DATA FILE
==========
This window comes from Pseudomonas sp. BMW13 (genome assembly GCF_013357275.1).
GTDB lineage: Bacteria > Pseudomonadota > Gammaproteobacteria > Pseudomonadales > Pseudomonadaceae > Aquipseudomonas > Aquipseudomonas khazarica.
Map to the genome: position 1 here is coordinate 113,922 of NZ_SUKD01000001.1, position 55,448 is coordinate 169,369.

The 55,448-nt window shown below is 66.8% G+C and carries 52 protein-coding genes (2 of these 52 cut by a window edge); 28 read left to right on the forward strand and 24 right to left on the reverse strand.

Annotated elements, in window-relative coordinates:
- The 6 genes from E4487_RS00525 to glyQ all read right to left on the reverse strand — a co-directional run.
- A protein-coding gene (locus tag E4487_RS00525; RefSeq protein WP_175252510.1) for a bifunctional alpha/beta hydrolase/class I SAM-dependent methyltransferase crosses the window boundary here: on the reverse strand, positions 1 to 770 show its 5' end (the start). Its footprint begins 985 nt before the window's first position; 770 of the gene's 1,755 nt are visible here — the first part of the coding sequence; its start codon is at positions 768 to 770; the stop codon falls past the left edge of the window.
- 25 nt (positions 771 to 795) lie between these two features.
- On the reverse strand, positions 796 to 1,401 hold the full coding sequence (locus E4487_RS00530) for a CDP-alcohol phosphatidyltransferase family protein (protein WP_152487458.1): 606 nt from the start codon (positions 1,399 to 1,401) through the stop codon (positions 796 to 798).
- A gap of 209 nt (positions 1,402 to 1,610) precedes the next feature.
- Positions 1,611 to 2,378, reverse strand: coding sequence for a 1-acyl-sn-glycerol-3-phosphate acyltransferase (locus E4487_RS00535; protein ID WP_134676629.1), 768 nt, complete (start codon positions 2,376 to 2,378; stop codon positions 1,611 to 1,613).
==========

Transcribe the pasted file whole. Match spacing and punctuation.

This window comes from Pseudomonas sp. BMW13 (genome assembly GCF_013357275.1).
GTDB lineage: Bacteria > Pseudomonadota > Gammaproteobacteria > Pseudomonadales > Pseudomonadaceae > Aquipseudomonas > Aquipseudomonas khazarica.
Map to the genome: position 1 here is coordinate 113,922 of NZ_SUKD01000001.1, position 55,448 is coordinate 169,369.

The 55,448-nt window shown below is 66.8% G+C and carries 52 protein-coding genes (2 of these 52 cut by a window edge); 28 read left to right on the forward strand and 24 right to left on the reverse strand.

Annotated elements, in window-relative coordinates:
- The 6 genes from E4487_RS00525 to glyQ all read right to left on the reverse strand — a co-directional run.
- A protein-coding gene (locus tag E4487_RS00525; RefSeq protein WP_175252510.1) for a bifunctional alpha/beta hydrolase/class I SAM-dependent methyltransferase crosses the window boundary here: on the reverse strand, positions 1 to 770 show its 5' end (the start). Its footprint begins 985 nt before the window's first position; 770 of the gene's 1,755 nt are visible here — the first part of the coding sequence; its start codon is at positions 768 to 770; the stop codon falls past the left edge of the window.
- 25 nt (positions 771 to 795) lie between these two features.
- On the reverse strand, positions 796 to 1,401 hold the full coding sequence (locus E4487_RS00530) for a CDP-alcohol phosphatidyltransferase family protein (protein WP_152487458.1): 606 nt from the start codon (positions 1,399 to 1,401) through the stop codon (positions 796 to 798).
- A gap of 209 nt (positions 1,402 to 1,610) precedes the next feature.
- Positions 1,611 to 2,378, reverse strand: coding sequence for a 1-acyl-sn-glycerol-3-phosphate acyltransferase (locus E4487_RS00535; protein ID WP_134676629.1), 768 nt, complete (start codon positions 2,376 to 2,378; stop codon positions 1,611 to 1,613).